CBC’s series Concerning Care takes a closer look at home and respite care in Newfoundland and Labrador, which has Canada’s oldest population. It focuses on a shortage of workers, the emotional and financial toll of loved ones providing care to family members, and issues that home-care workers themselves face.
Cecil Whitten is making a cup of coffee in the accessible St. John’s home that was custom-built to fit his and his wife’s physical needs.
Whitten, 74, has cerebral palsy and gets around with the help of a walker and a scooter. His wife of 20 years, Tina, has spina bifida.
Even though she currently isn’t mobile, says Whitten, they are “very fortunate” to still manage well in their own home.
“We just live our lives the same as anybody else,” he said.
Still, there is a looming concern Whitten can’t ignore — one he grows more worried about every day.
If — or when — Whitten and his wife need to go into a long-term care facility, he believes they would need different levels of care, which means they would likely be separated.
“We may be in the same home together but we wouldn’t be together on the same floor or together in the same room. This is my understanding,” he said.
It’s a thought Whitten can’t bear — they do everything together.
“We have a unique relationship. We are not just two separate people. We’re actually two souls together,” he said, the love for his wife showing in his eyes.
“To separate two people at a point in their life when they’re most vulnerable, it is unconscionable to me that it could be done and there should be a solution found.”
Placed together only if separation would be ‘detrimental’
Currently, a home support worker comes four hours a week and helps the couple with errands, food preparation, like peeling vegetables, and Tina’s personal care.
“The rest of the time … we can basically take care of ourselves,” Whitten said, adding that he has been cooking for the family since he was a “young fella” and is still doing it.
A separation is still hypothetical. But Whitten’s concerns are warranted.
In a statement to CBC News, the provincial Health Department said that, in some cases, couples with differing care needs are placed together if “it has been determined that separation is detrimental to a spouse.”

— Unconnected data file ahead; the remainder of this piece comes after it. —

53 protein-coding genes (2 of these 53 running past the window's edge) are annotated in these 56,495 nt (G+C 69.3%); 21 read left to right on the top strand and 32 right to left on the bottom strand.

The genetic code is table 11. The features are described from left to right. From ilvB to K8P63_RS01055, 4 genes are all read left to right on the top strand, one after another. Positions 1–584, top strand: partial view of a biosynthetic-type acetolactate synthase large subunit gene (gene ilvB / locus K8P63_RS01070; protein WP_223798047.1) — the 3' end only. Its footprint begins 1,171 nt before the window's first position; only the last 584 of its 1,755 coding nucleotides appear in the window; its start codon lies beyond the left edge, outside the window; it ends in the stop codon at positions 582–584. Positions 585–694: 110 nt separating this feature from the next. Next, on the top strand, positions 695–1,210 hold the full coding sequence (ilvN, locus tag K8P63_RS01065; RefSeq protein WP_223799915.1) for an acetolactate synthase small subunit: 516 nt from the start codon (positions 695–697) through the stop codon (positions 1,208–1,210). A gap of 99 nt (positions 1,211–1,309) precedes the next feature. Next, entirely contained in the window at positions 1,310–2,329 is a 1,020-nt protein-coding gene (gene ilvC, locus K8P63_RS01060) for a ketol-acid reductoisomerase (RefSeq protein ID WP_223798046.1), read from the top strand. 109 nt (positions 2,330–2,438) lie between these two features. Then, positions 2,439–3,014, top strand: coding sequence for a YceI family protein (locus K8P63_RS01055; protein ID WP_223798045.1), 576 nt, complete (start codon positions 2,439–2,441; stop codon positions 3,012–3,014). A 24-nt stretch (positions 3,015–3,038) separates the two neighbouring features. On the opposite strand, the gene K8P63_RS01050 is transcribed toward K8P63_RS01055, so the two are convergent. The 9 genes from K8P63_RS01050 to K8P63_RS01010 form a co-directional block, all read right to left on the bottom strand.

Watch the video below to meet Cecil Whitten and hear his story:
But it adds, “at this time, the regional health authorities could only consider this process when no other person with higher care needs is waiting for long-term care placement in that particular home. In most cases, there is a wait-list.”
Joint placement is possible in personal-care homes, however, reads the statement, as “there is greater capacity.”
Provincially, 414 people were on wait lists for long-term care facilities as of Sept. 22, with 188 alone in the Eastern Health region, where the Whittens live.
Only 157 people provincewide are waiting for a bed in a personal-care home, of which 43 are in Eastern Health.
Son details the heartbreaking journey of his parents
While Whitten and his wife only fear what might lie ahead, a family close by has gone through their dreaded scenario.
Standing in front of St. John’s long-term care facility Pleasant View Towers, where his mother now lives, Gavin Will of Portugal Cove-St. Philip’s thinks back to the impact of his parents’ separation.
“It was very distressing, very hard on the family,” he said.
Ray Will, diagnosed with Parkinson’s disease, and Delia Will, who has dementia, lived together in a personal care home until February, when Ray lost his mobility and had to move to a long-term care facility.
“Once my father moved out, there was a definite decline in both of them,” said Will.
His mother didn’t understand what was happening, said Will, and questioned whether her husband had died.
“[My father] just felt so frustrated.… There was nothing he could do about it. And it must have been so infuriating to be so helpless,” said Will.